Discovering The Delights Within The Swiss Mountain Resort Of Zermatt

Discovering The Delights Within The Swiss Mountain Resort Of Zermatt

Gina Baksa fulfils a childhood dream and visits the incomparable Swiss mountain resort of Zermatt

The Matterhorn. This most iconic of mountains was magical to me as a child. Magic mountain I called her. Fast forward a lifetime and I’m on the cog railway from Visp, heading up the mountain to Zermatt. A quick glimpse of her from the train and I’m in mild euphoria. A second sighting from the village itself and I can hardly breathe with excitement. There is something otherworldly about the Matterhorn that makes me feel insignificant yet alive. The power of nature can be intimidating and exciting in equal measure.

Europe’s highest ski area, car-free Zermatt offers 360km of pistes and guaranteed skiing year round thanks to its lofty peaks and the Theodul Glacier. Situated at 1608m, in a narrow two-mile valley at the foot of Switzerland’s highest peaks, the town is dominated by the Matterhorn which is just one of the 38 peaks over 4,000m that surround the town. You can even ski to Italy (Cervinia and Valtournenche). Zermatt is also delightfully car-free (leave your motor at Täsch 5km down the mountain), although you do have to listen out for the stealth-like electric vehicles that hurtle around carrying luggage and passengers. That aside, the resort when I arrive early January is quiet and peaceful, and cold. The sun at this time of the year doesn’t descend into the valley into late morning early afternoon. So I’m thankful for my thermals.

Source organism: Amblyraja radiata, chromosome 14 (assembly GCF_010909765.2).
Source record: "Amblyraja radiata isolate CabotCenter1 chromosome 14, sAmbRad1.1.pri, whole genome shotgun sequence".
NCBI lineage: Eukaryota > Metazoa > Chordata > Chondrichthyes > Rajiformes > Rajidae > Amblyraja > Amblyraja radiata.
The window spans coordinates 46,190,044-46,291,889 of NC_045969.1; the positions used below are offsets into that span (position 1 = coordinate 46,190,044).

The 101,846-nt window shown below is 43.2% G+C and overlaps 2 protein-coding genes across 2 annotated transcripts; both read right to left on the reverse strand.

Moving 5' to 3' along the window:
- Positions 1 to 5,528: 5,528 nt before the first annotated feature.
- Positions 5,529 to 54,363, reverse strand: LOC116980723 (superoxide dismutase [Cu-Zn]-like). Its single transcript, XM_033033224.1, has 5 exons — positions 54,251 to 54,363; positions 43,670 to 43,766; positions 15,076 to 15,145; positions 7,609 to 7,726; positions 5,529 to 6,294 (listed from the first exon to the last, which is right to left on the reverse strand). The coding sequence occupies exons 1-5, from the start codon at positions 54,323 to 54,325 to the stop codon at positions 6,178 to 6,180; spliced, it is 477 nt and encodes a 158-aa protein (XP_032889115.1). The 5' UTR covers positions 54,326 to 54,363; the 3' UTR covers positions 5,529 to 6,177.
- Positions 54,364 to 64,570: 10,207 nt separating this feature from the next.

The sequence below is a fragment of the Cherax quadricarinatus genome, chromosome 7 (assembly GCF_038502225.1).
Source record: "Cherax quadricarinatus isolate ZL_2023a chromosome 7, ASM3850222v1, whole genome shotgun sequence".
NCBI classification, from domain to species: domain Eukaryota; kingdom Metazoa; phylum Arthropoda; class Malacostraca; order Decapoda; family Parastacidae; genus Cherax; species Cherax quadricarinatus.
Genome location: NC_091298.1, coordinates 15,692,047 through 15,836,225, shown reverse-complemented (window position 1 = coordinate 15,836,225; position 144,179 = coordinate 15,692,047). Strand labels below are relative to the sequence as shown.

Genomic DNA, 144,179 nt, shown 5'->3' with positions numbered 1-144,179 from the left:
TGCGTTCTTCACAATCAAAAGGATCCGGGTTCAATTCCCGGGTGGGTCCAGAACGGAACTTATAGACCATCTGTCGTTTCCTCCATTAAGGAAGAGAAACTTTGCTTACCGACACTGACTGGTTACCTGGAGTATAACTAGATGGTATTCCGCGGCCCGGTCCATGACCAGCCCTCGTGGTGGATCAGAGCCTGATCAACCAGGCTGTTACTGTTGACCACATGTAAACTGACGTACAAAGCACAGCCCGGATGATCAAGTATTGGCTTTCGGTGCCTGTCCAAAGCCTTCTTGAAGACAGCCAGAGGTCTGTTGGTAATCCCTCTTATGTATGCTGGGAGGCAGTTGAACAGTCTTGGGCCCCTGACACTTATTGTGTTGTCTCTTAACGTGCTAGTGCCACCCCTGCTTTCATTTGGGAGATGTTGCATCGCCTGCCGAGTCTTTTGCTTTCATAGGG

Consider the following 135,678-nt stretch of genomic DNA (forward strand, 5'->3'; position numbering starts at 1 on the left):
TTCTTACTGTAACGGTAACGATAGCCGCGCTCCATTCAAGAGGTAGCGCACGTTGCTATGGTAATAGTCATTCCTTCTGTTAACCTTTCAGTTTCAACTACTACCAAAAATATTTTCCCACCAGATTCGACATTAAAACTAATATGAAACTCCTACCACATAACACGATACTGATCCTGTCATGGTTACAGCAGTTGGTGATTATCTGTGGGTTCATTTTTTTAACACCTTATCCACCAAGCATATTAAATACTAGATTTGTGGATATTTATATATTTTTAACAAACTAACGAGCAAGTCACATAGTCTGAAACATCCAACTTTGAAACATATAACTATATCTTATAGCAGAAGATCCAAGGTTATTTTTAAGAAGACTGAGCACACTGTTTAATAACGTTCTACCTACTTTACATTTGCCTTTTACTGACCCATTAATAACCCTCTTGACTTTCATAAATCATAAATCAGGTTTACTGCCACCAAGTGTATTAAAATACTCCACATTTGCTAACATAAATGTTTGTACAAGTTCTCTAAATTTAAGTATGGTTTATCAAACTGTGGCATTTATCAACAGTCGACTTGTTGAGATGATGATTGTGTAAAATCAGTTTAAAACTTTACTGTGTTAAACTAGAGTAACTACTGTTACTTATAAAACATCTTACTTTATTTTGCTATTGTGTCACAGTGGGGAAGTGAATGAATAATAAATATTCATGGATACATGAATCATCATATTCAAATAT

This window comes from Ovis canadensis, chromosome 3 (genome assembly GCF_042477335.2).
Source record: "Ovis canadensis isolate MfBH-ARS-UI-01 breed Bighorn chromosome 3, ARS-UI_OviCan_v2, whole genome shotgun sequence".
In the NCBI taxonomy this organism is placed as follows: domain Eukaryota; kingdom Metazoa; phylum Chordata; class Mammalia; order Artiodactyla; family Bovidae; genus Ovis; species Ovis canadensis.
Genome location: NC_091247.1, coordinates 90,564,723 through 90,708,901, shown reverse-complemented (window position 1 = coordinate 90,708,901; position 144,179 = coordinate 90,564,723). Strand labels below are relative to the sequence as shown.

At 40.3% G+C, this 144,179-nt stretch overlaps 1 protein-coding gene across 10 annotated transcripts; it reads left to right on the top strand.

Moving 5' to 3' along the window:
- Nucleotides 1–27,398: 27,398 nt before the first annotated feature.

Discovering The Delights Within The Swiss Mountain Resort Of Zermatt 2

My lungs are breathing a sigh of relief too – 48 hours vacation from London smog. I can actually inhale and exhale on a full lung. Heaven. I hear Swiss, German, a smattering of English and there are many Chinese and Japanese tourists too. Incredibly the resort received 1.8 million visitors in 2016. Winter hiking, skiing, snowboarding, heli-skiing. skating, zip lining, climbing, curling… Or just sitting in a mountain restaurant – summer or winter and enjoying the stupendous views. Alternatively, take the various cable cars up to the Matterhorn Glacier Paradise – the highest viewing platform in the Alps at 3883m.

My hotel, the Chalet Hotel Schönegg, is a brisk five-minute walk via Bahnhofstrasse, the main shopping street. Designer watches, smart and traditional restaurants, cool bars, all far less pretentious than some other high end resorts I’ve visited. Valerie and Lars, my lovely guides from the Zermatt Tourist Office, take me via the Hinterdorf – the oldest part of Zermatt with its weathered chalet-style barns and houses. Originally built on platforms to ward off rodents, some are now B&B accommodation and holiday lets. Crossing the River Visp that runs icily along the valley, we arrive at an entrance to a Bond-like cave lair. ‘This is the tunnel to your hotel,” Lars reveals. And so it was… a beautifully lit cave that led to the lift to the hotel reception, high above the town.